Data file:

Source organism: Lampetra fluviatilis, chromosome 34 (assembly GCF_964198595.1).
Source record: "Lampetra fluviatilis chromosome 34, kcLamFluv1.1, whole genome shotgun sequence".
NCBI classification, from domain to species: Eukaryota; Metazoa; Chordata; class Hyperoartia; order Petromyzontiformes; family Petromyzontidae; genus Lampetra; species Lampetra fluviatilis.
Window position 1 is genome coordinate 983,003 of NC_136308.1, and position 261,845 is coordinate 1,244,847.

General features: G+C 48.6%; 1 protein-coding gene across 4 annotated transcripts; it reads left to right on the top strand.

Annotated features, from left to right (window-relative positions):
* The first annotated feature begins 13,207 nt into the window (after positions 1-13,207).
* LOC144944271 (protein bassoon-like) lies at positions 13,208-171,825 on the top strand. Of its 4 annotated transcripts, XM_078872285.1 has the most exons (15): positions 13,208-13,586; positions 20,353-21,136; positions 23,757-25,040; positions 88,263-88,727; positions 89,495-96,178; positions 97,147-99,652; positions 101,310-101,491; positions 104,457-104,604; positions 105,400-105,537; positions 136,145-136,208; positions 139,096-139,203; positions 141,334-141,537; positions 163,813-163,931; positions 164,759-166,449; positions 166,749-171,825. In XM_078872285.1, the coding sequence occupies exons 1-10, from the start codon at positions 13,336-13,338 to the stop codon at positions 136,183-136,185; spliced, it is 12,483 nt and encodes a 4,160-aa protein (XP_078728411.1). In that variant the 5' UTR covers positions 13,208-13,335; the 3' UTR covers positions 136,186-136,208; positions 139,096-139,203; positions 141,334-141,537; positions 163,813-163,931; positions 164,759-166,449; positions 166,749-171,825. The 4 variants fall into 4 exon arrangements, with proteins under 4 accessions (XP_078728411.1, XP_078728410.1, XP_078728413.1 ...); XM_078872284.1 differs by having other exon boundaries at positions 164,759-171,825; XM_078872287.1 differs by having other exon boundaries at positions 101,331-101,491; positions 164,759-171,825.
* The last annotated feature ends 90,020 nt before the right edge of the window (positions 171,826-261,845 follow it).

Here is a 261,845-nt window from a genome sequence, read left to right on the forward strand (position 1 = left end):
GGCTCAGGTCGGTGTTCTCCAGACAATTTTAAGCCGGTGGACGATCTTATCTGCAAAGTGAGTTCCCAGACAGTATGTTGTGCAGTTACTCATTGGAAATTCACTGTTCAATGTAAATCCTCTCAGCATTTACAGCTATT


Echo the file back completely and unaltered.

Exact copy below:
Source organism: Lampetra fluviatilis, chromosome 34 (assembly GCF_964198595.1).
Source record: "Lampetra fluviatilis chromosome 34, kcLamFluv1.1, whole genome shotgun sequence".
NCBI classification, from domain to species: Eukaryota; Metazoa; Chordata; class Hyperoartia; order Petromyzontiformes; family Petromyzontidae; genus Lampetra; species Lampetra fluviatilis.
Window position 1 is genome coordinate 983,003 of NC_136308.1, and position 261,845 is coordinate 1,244,847.

General features: G+C 48.6%; 1 protein-coding gene across 4 annotated transcripts; it reads left to right on the top strand.

Annotated features, from left to right (window-relative positions):
* The first annotated feature begins 13,207 nt into the window (after positions 1-13,207).
* LOC144944271 (protein bassoon-like) lies at positions 13,208-171,825 on the top strand. Of its 4 annotated transcripts, XM_078872285.1 has the most exons (15): positions 13,208-13,586; positions 20,353-21,136; positions 23,757-25,040; positions 88,263-88,727; positions 89,495-96,178; positions 97,147-99,652; positions 101,310-101,491; positions 104,457-104,604; positions 105,400-105,537; positions 136,145-136,208; positions 139,096-139,203; positions 141,334-141,537; positions 163,813-163,931; positions 164,759-166,449; positions 166,749-171,825. In XM_078872285.1, the coding sequence occupies exons 1-10, from the start codon at positions 13,336-13,338 to the stop codon at positions 136,183-136,185; spliced, it is 12,483 nt and encodes a 4,160-aa protein (XP_078728411.1). In that variant the 5' UTR covers positions 13,208-13,335; the 3' UTR covers positions 136,186-136,208; positions 139,096-139,203; positions 141,334-141,537; positions 163,813-163,931; positions 164,759-166,449; positions 166,749-171,825. The 4 variants fall into 4 exon arrangements, with proteins under 4 accessions (XP_078728411.1, XP_078728410.1, XP_078728413.1 ...); XM_078872284.1 differs by having other exon boundaries at positions 164,759-171,825; XM_078872287.1 differs by having other exon boundaries at positions 101,331-101,491; positions 164,759-171,825.
* The last annotated feature ends 90,020 nt before the right edge of the window (positions 171,826-261,845 follow it).

Here is a 261,845-nt window from a genome sequence, read left to right on the forward strand (position 1 = left end):
GGCTCAGGTCGGTGTTCTCCAGACAATTTTAAGCCGGTGGACGATCTTATCTGCAAAGTGAGTTCCCAGACAGTATGTTGTGCAGTTACTCATTGGAAATTCACTGTTCAATGTAAATCCTCTCAGCATTTACAGCTATT